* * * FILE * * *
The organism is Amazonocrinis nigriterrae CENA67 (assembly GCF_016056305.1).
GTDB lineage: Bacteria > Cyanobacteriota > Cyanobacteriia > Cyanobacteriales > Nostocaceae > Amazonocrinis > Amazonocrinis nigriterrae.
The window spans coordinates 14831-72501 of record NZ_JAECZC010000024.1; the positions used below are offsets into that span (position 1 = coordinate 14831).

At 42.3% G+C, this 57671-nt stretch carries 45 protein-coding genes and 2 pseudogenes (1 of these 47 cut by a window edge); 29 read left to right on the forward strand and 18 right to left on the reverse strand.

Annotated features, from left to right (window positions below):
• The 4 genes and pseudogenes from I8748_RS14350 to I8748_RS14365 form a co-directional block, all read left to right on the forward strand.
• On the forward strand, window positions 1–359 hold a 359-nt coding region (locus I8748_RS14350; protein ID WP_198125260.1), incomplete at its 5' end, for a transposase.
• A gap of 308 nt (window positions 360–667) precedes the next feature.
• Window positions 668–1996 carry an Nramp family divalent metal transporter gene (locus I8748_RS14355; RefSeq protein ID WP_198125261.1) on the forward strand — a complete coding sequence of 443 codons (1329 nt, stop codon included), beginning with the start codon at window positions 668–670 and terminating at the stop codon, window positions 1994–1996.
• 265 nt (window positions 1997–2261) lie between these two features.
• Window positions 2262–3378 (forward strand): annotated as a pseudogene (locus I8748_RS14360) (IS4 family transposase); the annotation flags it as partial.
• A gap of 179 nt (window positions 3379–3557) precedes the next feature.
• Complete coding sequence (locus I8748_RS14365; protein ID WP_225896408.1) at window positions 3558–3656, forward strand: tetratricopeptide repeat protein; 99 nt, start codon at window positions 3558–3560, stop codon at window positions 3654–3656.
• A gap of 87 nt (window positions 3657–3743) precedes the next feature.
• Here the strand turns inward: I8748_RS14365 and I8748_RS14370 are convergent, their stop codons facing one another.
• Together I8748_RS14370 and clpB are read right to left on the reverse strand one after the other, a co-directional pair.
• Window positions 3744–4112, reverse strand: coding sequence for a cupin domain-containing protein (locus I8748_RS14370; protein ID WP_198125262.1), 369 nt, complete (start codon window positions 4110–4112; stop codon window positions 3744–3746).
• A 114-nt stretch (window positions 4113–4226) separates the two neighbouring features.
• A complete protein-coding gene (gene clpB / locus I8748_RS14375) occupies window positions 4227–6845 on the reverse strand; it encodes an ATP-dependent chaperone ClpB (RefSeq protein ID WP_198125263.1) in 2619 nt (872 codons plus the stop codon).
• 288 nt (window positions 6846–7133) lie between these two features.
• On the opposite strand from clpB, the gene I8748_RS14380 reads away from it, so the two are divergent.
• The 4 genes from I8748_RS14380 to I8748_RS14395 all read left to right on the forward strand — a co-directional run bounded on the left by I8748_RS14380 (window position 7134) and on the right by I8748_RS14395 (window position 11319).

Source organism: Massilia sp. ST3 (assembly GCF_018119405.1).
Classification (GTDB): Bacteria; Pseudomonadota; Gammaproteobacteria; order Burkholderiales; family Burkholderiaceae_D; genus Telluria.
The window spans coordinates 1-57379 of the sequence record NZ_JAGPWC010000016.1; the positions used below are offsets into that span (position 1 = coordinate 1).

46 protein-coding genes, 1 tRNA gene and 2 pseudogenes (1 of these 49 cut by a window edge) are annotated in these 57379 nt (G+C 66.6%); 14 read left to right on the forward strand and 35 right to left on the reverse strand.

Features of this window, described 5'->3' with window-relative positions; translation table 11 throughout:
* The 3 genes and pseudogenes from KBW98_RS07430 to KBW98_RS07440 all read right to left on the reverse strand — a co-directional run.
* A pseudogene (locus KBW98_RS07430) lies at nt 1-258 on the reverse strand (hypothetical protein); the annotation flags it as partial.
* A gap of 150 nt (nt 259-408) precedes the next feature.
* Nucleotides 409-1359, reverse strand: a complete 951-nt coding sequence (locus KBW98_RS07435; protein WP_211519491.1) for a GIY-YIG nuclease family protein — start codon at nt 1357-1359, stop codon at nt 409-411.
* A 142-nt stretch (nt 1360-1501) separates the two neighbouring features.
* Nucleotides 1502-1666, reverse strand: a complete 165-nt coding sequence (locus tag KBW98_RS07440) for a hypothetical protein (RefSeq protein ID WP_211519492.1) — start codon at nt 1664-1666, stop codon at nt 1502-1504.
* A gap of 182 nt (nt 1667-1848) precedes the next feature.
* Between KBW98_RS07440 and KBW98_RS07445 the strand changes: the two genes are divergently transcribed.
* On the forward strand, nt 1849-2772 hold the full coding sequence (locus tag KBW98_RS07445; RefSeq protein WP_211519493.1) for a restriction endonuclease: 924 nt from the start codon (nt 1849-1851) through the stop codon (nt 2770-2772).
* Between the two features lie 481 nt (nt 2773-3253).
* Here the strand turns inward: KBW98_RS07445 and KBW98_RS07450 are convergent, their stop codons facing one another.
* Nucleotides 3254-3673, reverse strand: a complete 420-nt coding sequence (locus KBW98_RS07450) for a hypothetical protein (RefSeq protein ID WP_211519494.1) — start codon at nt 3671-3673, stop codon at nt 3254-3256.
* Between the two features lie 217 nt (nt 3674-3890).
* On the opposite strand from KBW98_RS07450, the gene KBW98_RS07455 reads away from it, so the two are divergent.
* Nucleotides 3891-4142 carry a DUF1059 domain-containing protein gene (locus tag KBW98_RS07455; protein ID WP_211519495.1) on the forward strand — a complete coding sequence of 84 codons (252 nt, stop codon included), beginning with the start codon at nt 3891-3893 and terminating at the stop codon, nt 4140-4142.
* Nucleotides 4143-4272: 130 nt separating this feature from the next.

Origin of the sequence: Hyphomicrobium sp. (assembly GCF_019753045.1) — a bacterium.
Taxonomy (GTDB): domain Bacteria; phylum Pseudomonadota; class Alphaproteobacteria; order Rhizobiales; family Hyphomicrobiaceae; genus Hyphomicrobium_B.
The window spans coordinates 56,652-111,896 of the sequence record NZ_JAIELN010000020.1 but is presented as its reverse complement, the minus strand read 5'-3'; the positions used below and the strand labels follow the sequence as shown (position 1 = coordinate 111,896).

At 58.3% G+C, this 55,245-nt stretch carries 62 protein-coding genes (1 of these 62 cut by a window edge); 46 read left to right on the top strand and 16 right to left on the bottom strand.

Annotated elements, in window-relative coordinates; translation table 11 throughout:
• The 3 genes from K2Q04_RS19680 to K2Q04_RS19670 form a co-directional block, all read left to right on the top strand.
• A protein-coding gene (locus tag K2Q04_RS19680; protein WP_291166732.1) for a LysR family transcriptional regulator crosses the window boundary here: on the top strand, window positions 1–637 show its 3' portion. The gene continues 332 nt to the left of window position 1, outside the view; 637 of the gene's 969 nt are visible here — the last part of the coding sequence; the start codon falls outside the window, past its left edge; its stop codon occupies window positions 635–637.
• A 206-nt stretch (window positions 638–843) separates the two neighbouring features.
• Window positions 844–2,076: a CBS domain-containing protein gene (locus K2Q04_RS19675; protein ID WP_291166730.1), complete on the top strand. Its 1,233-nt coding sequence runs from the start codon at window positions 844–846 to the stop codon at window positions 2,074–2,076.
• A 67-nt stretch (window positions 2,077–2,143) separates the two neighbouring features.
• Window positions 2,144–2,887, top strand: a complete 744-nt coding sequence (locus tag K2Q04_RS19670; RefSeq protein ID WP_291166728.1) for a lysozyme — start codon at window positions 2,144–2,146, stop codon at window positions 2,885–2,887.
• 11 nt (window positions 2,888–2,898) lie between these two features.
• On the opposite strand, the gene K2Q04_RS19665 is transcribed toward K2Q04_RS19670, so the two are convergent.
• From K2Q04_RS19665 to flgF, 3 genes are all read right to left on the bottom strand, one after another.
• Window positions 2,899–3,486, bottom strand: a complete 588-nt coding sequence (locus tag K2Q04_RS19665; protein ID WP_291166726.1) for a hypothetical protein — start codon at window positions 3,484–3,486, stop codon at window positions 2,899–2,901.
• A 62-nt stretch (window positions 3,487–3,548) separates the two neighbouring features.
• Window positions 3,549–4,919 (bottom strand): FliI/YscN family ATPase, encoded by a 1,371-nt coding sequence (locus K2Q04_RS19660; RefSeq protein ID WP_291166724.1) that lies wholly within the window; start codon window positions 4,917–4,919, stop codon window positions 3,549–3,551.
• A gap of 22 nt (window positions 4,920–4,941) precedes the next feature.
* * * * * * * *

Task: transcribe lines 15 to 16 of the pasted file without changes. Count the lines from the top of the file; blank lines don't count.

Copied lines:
• Here the strand turns inward: I8748_RS14365 and I8748_RS14370 are convergent, their stop codons facing one another.
• Together I8748_RS14370 and clpB are read right to left on the reverse strand one after the other, a co-directional pair.